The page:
Apr 4, 2009
Peter Sollett's short film FIVE FEET HIGH AND RISING (2000) took top honors at both the Sundance and Cannes Film Festivals, and served as the basis for his first feature, RAISING VICTOR VARGAS (2002), which is firmly situated among the upper crust of modern independent films. Sollett followed up VARGAS last year with his first commercial feature, the sweet and surprising NICK & NORAH'S INFINITE PLAYLIST (2008), starring Michael Cera. He is currently developing an adaptation of Dave Eggers' novel YOU SHALL KNOW OUR VELOCITY.

8 1/2 (dir. Fellini, 1963)
I think this is the best film ever made about filmmaking -- although it's genius allows it to transcend that label. Masterful visual story telling. Virtuoso shotmaking. And perhaps the greatest film score of all time.

Il Posto (dir. Olmi, 1961)
Minimal, precise and devastating. If you haven't seen this do it now. Now, I tell you. [Ed. Note -- Criterion has made this film available to view online for $5.00]

The Bicycle Thief (dir. DeSica, 1948)
So simple. So concise. So moving. Sure, other people have said it... but can you really say it enough?

Saturday Night Fever (dir. Badham, 1977)
This film is a masterpiece. Stuck in the unfortunate shadow of it's connection to disco music people seem to forget how dark, powerful and rich it truly is. A more accurate and unflinching portrait of a subculture has rarely been filmed.

The 400 Blows (dir. Truffaut, 1959)
I've never have I seen it without crying. If you don't connect to Antoine as a protagonist... well, disregard this whole list. You're obviously a lost soul.
Mar 19, 2009
Katherine Dieckmann is the writer and director of the feature films A GOOD BABY and MOTHERHOOD, which stars Uma Thurman and made its debut at this year’s Sundance film festival, and the director of DIGGERS, starring Paul Rudd. She has directed music videos for R.E.M., Aimee Mann and Wilco.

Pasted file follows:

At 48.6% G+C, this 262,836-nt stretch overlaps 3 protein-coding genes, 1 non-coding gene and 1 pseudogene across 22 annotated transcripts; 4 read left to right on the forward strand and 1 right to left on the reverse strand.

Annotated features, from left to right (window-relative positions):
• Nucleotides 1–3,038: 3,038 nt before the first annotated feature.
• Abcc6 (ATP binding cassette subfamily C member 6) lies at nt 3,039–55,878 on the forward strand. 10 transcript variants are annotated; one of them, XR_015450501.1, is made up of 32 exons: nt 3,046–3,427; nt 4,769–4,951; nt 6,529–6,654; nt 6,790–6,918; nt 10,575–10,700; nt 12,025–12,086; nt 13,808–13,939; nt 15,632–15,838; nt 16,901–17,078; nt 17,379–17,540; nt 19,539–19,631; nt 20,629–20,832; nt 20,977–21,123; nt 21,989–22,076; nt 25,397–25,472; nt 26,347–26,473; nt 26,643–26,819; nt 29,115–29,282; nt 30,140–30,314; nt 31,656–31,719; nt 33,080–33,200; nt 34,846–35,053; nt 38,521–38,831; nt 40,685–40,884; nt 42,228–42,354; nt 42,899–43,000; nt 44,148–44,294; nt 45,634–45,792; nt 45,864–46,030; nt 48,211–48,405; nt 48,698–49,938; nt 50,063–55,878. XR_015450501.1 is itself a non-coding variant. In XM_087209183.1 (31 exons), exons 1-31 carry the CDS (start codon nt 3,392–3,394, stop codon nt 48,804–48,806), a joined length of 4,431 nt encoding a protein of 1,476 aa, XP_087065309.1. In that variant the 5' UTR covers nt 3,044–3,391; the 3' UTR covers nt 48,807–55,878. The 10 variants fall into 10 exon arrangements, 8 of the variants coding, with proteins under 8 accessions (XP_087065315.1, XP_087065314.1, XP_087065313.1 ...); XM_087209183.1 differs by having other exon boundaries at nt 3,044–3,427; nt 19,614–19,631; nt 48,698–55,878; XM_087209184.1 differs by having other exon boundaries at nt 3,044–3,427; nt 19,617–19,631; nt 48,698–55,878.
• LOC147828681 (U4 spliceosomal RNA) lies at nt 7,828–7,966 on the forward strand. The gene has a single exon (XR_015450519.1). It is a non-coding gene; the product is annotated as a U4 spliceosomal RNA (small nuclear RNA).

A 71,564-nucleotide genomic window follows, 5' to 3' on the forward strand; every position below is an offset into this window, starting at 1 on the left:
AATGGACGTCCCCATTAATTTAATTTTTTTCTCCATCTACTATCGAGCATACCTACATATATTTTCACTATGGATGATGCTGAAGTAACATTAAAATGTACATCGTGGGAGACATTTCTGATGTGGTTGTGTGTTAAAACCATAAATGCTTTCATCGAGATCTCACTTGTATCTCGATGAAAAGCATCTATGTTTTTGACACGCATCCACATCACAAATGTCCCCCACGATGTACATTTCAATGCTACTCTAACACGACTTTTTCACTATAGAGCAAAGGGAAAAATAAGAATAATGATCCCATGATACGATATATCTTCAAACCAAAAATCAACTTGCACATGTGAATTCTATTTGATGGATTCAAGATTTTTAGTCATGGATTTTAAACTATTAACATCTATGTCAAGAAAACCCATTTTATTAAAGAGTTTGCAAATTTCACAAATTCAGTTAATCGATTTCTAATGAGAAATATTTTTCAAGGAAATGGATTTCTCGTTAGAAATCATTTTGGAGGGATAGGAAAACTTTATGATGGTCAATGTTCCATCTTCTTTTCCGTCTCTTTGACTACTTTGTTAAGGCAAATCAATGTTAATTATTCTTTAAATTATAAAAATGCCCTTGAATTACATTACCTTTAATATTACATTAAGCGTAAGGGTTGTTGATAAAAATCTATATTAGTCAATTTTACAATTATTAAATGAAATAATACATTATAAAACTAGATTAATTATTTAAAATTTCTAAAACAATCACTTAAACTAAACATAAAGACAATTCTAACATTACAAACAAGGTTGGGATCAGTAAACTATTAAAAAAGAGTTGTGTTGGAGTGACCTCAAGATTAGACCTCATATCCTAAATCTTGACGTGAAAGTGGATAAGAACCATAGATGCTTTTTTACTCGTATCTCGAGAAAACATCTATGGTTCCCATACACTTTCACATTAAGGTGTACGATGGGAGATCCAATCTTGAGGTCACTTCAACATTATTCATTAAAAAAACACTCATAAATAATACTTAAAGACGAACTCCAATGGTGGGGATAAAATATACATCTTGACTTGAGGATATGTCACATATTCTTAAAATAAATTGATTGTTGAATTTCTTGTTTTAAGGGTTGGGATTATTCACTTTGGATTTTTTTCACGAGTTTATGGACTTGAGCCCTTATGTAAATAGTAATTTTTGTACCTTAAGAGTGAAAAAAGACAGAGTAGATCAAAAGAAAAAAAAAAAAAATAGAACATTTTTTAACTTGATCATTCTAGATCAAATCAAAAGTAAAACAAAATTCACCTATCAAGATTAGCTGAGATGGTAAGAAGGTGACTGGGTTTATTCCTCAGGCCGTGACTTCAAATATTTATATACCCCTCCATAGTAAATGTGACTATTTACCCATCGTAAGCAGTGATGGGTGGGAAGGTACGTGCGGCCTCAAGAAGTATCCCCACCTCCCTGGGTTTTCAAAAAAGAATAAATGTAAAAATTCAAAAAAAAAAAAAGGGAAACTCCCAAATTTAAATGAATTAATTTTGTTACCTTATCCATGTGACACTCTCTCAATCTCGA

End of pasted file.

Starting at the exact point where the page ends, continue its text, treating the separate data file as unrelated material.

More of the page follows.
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Tomorrow (dir. Joseph Anthony, 1972)
Based on a Faulker short story with a script by Horton Foote and shot in b&w as scratchy and authentic-feeling as an old vinyl record. But this astringent drama’s greatest virtue is an AMAZING performance by young Robert Duvall, sporting a down south accent so deep you’ll be tempted to go around imitating it for weeks (and in fact Billy Bob Thornton did just that in “Slingblade”). This was a huge inspiration for my first feature, “A Good Baby.” We even put a safety pin-as-button in Henry Thomas’s shirt in homage to Duvall’s wardrobe. Be forewarned: the ending in particular is a soul-crusher.

High Tide (dir. Gillian Armstrong, 1987)
Currently available only on VHS from Amazon, this movie made my year-end Top Ten list back when I was a regular film critic for The Village Voice in the mid-’80s, and contains what is arguably Judy Davis’s greatest performance, as a washed-up back-up singer in an Elvis impersonator’s band who gets stranded in a beachside town & comes face to face with the most complicated parts of her past. All the actors are incredible, and despite the stray mawkish moment, this is a haunting drama with a prickly, dimensional female performance at its core.

A Face in the Crowd (dir. Elia Kazan, 1959)
The best movie ever made about the rise of celebrity culture. Andy Griffiths starts as a good ole boy plucked out of prison by Patricia Neal to sing and provide down-home banter on her radio show. Together they rise (and fall) into the relatively new arena of personality-driven television. Pair it with Billy Wilder’s “Ace in the Hole” for a double dose of b&w media-lambasting acid.

Midnight (dir. Mitchell Leison, 1939)
A favorite under-the-radar b&w screwball comedy starring Claudette Colbert and Don Ameche, with a zippy script from Billy Wilder and Charles Brackett. Every frame of John Barrymore’s highly-sauced but unfailingly brilliant performance is a tutorial in the art of scene-stealing. Pair it with Easy Living (1937) with a script by a pre-directorial Preston Sturges: both comedies prove how a great script always trumps the auteur theory.

Be Here To Love Me (dir. Margaret Brown, 2007)
More recently known for her Indie Spirit Award-winning doc on Mobile, Alabama’s original Mardi Gras, this first feature doc by Margaret Brown is a hyper-lyrical lament for the life of singer-songwriter Townes Van Zandt, who blazed a trail with his beautiful ballads and often wrecklessly heartbreaking ways. A great primer on Van Zandt’s music, but also a cautionary tale on certain paths perhaps best not taken.